he was a Man-child, then now in first seeing he had pro-
    ued himselfe a man.
    Virg. But had he died in the Businesse Madame, how
    Volum. Then his good report should haue beene my
    Sonne, I therein would haue found issue. Heare me pro-
    fesse sincerely, had I a dozen sons each in my loue alike,
    and none lesse deere then thine, and my good Martius, I
    385had rather had eleuen dye Nobly for their Countrey, then
    one voluptuously surfet out of Action.
    Enter a Gentlewoman.
    Gent. Madam, the Lady Valeria is come to visit you.
    Virg. Beseech you giue me leaue to retire my selfe.
    390Volum. Indeed you shall not:
    Me thinkes, I heare hither your Husbands Drumme:
    See him plucke Auffidius downe by th' haire:
    (As children from a Beare) the Volces shunning him:
    Me thinkes I see him stampe thus, and call thus,
    395Come on you Cowards, you were got in feare
    Though you were borne in Rome; his bloody brow
    With his mail'd hand, then wiping, forth he goes
    Like to a Haruest man, that task'd to mowe
    Or all, or loose his hyre.
    400Virg. His bloody Brow? Oh Iupiter, no blood.
    Volum. Away you Foole; it more becomes a man
    Then gilt his Trophe. The brests of Hecuba
    When she did suckle Hector, look'd not louelier
    Then Hectors forhead, when it spit forth blood
    405At Grecian sword. Contenning, tell Valeria
    We are fit to bid her welcome. Exit Gent.
    Vir. Heauens blesse my Lord from fell Auffidius.
    Vol. Hee'l beat Auffidius head below his knee,
    And treade vpon his necke.
    410Enter Valeria with an Vsher, and a Gentlewoman.
    Val. My Ladies both good day to you.
    Vol. Sweet Madam.
    Vir. I am glad to see your Ladyship.
    Val. How do you both? You are manifest house-kee-
    415pers. What are you sowing heere? A fine spotte in good
    faith. How does your little Sonne?
    Vir. I thanke your Lady-ship: Well good Madam.
    Vol. He had rather see the swords, and heare a Drum,
    then looke vpon his Schoolmaster.
    420Val. A my word the Fathers Sonne: Ile sweare 'tis a
    very pretty boy. A my troth, I look'd vpon him a Wens-
    day halfe an houre together: ha's such a confirm'd coun-
    tenance. I saw him run after a gilded Butterfly, & when
    he caught it, he let it go againe, and after it againe, and o-
    425uer and ouer he comes, and vp againe: catcht it again: or
    whether his fall enrag'd him, or how 'twas, hee did so set
    his teeth, and teare it. Oh, I warrant how he mammockt
    Vol. One on's Fathers moods.
    430Val. Indeed la, tis a Noble childe.
    Virg. A Cracke Madam.
    Val. Come, lay aside your stitchery, I must haue you
    play the idle Huswife with me this afternoone.
    Virg. No (good Madam)
    435I will not out of doores.
    Val. Not out of doores?
    Volum. She shall, she shall.
    Virg. Indeed no, by your patience; Ile not ouer the
    threshold, till my Lord returne from the Warres.
    440Val. Fye, you confine your selfe most vnreasonably:
    Come, you must go visit the good Lady that lies in.
    Virg. I will wish her speedy strength, and visite her
    with my prayers: but I cannot go thither.
    Volum. Why I pray you.
    445Vlug. 'Tis not to saue labour, nor that I want loue.
    Val. You would be another Penelope: yet they say, all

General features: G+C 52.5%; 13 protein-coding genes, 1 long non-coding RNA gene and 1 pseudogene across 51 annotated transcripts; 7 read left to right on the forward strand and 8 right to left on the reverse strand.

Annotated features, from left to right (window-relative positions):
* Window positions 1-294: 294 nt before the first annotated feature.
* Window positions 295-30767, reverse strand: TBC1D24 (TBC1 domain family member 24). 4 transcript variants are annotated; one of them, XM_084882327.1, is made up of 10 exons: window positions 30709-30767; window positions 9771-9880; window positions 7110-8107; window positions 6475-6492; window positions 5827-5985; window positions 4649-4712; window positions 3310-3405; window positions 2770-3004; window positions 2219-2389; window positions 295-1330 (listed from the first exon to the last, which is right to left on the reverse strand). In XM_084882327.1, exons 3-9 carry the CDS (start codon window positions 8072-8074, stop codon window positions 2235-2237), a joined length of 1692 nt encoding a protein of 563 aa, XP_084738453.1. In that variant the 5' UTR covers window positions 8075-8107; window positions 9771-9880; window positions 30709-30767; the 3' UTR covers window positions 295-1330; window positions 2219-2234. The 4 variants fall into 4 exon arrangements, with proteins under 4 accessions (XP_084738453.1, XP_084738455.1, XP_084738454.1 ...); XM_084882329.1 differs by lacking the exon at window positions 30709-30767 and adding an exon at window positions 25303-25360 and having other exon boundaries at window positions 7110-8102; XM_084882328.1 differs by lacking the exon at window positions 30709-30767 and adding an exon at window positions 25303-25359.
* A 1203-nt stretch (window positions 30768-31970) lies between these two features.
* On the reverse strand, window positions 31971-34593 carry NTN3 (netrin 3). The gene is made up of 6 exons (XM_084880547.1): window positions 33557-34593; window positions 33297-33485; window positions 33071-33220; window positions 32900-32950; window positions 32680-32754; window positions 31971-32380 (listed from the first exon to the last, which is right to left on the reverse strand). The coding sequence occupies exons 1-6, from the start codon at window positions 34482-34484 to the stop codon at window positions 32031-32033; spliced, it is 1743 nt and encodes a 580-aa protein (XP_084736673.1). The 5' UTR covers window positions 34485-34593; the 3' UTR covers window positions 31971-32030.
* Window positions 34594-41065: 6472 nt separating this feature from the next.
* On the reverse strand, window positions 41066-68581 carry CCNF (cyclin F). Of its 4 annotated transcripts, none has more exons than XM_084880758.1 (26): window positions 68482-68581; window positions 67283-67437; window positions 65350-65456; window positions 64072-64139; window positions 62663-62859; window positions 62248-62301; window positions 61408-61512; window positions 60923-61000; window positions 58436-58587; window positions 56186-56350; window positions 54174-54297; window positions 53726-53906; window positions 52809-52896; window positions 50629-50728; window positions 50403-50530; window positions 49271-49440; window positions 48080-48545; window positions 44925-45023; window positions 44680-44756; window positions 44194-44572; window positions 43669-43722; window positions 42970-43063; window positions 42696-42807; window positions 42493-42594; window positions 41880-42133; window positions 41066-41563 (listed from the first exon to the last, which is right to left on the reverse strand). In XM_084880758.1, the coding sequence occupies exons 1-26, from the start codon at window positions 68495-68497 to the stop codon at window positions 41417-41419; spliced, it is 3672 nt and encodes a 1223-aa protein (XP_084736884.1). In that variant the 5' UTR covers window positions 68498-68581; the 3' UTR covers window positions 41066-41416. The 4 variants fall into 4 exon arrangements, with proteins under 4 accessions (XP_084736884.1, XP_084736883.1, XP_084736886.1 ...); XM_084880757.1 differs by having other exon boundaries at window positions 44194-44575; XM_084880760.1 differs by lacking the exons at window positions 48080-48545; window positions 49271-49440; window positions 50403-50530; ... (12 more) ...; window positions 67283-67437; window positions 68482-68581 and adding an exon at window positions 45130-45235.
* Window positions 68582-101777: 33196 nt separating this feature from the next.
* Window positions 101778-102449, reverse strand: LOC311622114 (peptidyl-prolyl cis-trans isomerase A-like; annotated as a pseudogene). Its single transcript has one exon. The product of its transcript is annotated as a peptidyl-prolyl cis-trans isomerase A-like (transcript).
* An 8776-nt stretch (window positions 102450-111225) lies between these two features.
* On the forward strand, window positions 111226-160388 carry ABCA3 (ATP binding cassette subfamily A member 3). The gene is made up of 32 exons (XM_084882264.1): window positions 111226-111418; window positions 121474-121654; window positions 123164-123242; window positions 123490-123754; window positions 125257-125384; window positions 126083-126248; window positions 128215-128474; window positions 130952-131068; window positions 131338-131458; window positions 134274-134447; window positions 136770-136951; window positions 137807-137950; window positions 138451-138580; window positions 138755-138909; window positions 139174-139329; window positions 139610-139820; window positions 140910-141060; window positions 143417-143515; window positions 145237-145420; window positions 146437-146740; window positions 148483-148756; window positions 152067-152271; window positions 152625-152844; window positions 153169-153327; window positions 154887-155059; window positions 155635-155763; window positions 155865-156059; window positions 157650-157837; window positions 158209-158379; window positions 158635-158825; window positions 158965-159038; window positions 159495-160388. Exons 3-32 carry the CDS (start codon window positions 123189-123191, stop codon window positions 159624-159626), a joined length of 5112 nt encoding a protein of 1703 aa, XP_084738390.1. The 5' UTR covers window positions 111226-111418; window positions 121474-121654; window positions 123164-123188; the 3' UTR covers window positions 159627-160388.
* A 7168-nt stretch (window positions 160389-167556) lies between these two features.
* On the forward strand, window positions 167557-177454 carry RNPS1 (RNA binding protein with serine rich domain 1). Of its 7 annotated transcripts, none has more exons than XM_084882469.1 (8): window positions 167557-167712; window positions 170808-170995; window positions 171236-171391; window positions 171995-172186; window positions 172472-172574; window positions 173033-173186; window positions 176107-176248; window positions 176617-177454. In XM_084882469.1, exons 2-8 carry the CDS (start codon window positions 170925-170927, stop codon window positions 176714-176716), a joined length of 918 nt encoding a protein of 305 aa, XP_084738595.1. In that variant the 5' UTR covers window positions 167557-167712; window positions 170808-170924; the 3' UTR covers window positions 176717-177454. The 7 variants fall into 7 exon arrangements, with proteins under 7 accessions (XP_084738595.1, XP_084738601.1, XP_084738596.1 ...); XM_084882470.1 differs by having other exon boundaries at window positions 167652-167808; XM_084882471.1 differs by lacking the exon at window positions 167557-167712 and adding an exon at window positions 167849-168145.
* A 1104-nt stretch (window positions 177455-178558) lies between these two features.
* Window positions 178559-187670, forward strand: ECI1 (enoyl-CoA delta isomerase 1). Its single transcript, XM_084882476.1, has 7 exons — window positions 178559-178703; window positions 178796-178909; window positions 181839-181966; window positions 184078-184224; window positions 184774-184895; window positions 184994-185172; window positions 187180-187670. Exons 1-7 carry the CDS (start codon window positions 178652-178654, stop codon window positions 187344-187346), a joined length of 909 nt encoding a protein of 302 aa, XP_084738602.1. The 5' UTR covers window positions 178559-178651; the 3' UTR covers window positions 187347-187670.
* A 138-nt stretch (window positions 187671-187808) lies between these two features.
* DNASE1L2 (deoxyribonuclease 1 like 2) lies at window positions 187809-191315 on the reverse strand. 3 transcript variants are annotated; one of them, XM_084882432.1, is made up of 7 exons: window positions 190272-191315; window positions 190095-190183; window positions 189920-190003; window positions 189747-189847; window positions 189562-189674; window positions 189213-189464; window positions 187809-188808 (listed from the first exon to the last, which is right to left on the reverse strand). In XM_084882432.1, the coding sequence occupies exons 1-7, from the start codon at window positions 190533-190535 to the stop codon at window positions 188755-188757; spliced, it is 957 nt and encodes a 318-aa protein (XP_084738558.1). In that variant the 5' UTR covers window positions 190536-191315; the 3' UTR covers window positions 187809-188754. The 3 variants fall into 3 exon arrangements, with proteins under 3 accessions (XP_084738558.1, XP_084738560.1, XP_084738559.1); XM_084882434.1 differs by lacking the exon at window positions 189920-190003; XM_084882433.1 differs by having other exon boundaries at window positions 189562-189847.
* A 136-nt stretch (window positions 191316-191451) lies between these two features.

the yearne she spun in Vlisses absence, did but fill Athica
    full of Mothes. Come, I would your Cambrick were sen-
    sible as your finger, that you might leaue pricking it for
    450pitie. Come you shall go with vs.
    Vir. No good Madam, pardon me, indeed I will not
    Val. In truth la go with me, and Ile tell you excellent
    newes of your Husband.
    455Virg. Oh good Madam, there can be none yet.
    Val. Verily I do not iest with you: there came newes
    from him last night.
    Vir. Indeed Madam.
    Val. In earnest it's true; I heard a Senatour speake it.
    460Thus it is: the Volcies haue an Army forth, against whō
    Cominius the Generall is gone, with one part of our Ro-
    mane power. Your Lord, and Titus Lartius, are set down
    before their Citie Carioles, they nothing doubt preuai-
    ling, and to make it breefe Warres. This is true on mine
    465Honor, and so I pray go with vs.
    Virg. Giue me excuse good Madame, I will obey you
    in euery thing heereafter.
    Vol. Let her alone Ladie, as she is now:
    She will but disease our better mirth.
    470Valeria. In troth I thinke she would:
    Fare you well then. Come good sweet Ladie.
    Prythee Virgilia turne thy solemnesse out a doore,
    And go along with vs.
    Virgil. No
    475At a word Madam; Indeed I must not,
    I wish you much mirth.
    Val. Well, then farewell. Exeunt Ladies.
    Enter Martius, Titus Lartius, with Drumme and Co-
    lours, with Captaines and Souldiers, as
    480before the City Corialus: to them
    a Messenger.
    Martius. Yonder comes Newes:
    A Wager they haue met.
    Lar. My horse to yours, no.
    485Mar. Tis done.
    Lart. Agreed.
    The Tragedie of Corliolanus. 5
    Mar. Say, ha's our Generall met the Enemy?
    Mess. They lye in view, but haue not spoke as yet.
    Lart. So, the good Horse is mine.
    490Mart. Ile buy him of you.
    Lart. No, Ile nor sel, nor giue him: Lend you him I will
    For halfe a hundred yeares: Summon the Towne.
    Mar. How farre off lie these Armies?
    Mess. Within this mile and halfe.
    495Mar. Then shall we heare their Larum, & they Ours.
    Now Mars, I prythee make vs quicke in worke,
    That we with smoaking swords may march from hence
    To helpe our fielded Friends. Come, blow thy blast.
    They Sound a Parley:Enter two Senators with others on
    500the Walles of Corialus.
    Tullus Auffidious, is he within your Walles?
    1. Senat. No, nor a man that feares you lesse then he,
    That's lesser then a little: Drum a farre off.